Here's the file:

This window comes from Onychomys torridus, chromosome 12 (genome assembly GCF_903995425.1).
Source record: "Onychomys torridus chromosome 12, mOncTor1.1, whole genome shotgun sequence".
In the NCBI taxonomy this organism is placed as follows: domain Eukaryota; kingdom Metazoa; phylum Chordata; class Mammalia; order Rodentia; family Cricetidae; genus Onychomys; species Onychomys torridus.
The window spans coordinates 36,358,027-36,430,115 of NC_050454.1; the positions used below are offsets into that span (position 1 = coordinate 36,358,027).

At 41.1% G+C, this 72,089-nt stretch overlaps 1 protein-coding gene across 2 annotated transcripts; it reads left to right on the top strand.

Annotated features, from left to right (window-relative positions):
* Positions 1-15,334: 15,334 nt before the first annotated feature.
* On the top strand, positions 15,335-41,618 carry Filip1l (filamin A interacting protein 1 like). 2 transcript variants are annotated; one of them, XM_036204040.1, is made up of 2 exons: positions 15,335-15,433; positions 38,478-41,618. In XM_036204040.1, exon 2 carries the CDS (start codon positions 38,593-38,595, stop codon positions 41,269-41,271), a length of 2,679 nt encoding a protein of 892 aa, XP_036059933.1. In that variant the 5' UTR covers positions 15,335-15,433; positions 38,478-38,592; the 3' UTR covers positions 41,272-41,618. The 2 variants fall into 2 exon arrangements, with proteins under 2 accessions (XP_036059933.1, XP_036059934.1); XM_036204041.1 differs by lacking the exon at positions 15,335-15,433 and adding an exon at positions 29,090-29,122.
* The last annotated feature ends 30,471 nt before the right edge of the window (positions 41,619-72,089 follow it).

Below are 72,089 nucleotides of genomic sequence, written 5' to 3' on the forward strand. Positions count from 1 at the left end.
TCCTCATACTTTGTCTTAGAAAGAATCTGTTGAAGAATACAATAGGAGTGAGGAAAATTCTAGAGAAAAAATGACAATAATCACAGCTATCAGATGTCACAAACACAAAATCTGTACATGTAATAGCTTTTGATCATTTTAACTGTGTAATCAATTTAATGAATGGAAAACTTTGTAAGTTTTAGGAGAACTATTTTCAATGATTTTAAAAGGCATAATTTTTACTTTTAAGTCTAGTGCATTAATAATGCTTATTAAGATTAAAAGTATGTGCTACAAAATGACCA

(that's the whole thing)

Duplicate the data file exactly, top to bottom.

This window comes from Onychomys torridus, chromosome 12 (genome assembly GCF_903995425.1).
Source record: "Onychomys torridus chromosome 12, mOncTor1.1, whole genome shotgun sequence".
In the NCBI taxonomy this organism is placed as follows: domain Eukaryota; kingdom Metazoa; phylum Chordata; class Mammalia; order Rodentia; family Cricetidae; genus Onychomys; species Onychomys torridus.
The window spans coordinates 36,358,027-36,430,115 of NC_050454.1; the positions used below are offsets into that span (position 1 = coordinate 36,358,027).

At 41.1% G+C, this 72,089-nt stretch overlaps 1 protein-coding gene across 2 annotated transcripts; it reads left to right on the top strand.

Annotated features, from left to right (window-relative positions):
* Positions 1-15,334: 15,334 nt before the first annotated feature.
* On the top strand, positions 15,335-41,618 carry Filip1l (filamin A interacting protein 1 like). 2 transcript variants are annotated; one of them, XM_036204040.1, is made up of 2 exons: positions 15,335-15,433; positions 38,478-41,618. In XM_036204040.1, exon 2 carries the CDS (start codon positions 38,593-38,595, stop codon positions 41,269-41,271), a length of 2,679 nt encoding a protein of 892 aa, XP_036059933.1. In that variant the 5' UTR covers positions 15,335-15,433; positions 38,478-38,592; the 3' UTR covers positions 41,272-41,618. The 2 variants fall into 2 exon arrangements, with proteins under 2 accessions (XP_036059933.1, XP_036059934.1); XM_036204041.1 differs by lacking the exon at positions 15,335-15,433 and adding an exon at positions 29,090-29,122.
* The last annotated feature ends 30,471 nt before the right edge of the window (positions 41,619-72,089 follow it).

Below are 72,089 nucleotides of genomic sequence, written 5' to 3' on the forward strand. Positions count from 1 at the left end.
TCCTCATACTTTGTCTTAGAAAGAATCTGTTGAAGAATACAATAGGAGTGAGGAAAATTCTAGAGAAAAAATGACAATAATCACAGCTATCAGATGTCACAAACACAAAATCTGTACATGTAATAGCTTTTGATCATTTTAACTGTGTAATCAATTTAATGAATGGAAAACTTTGTAAGTTTTAGGAGAACTATTTTCAATGATTTTAAAAGGCATAATTTTTACTTTTAAGTCTAGTGCATTAATAATGCTTATTAAGATTAAAAGTATGTGCTACAAAATGACCA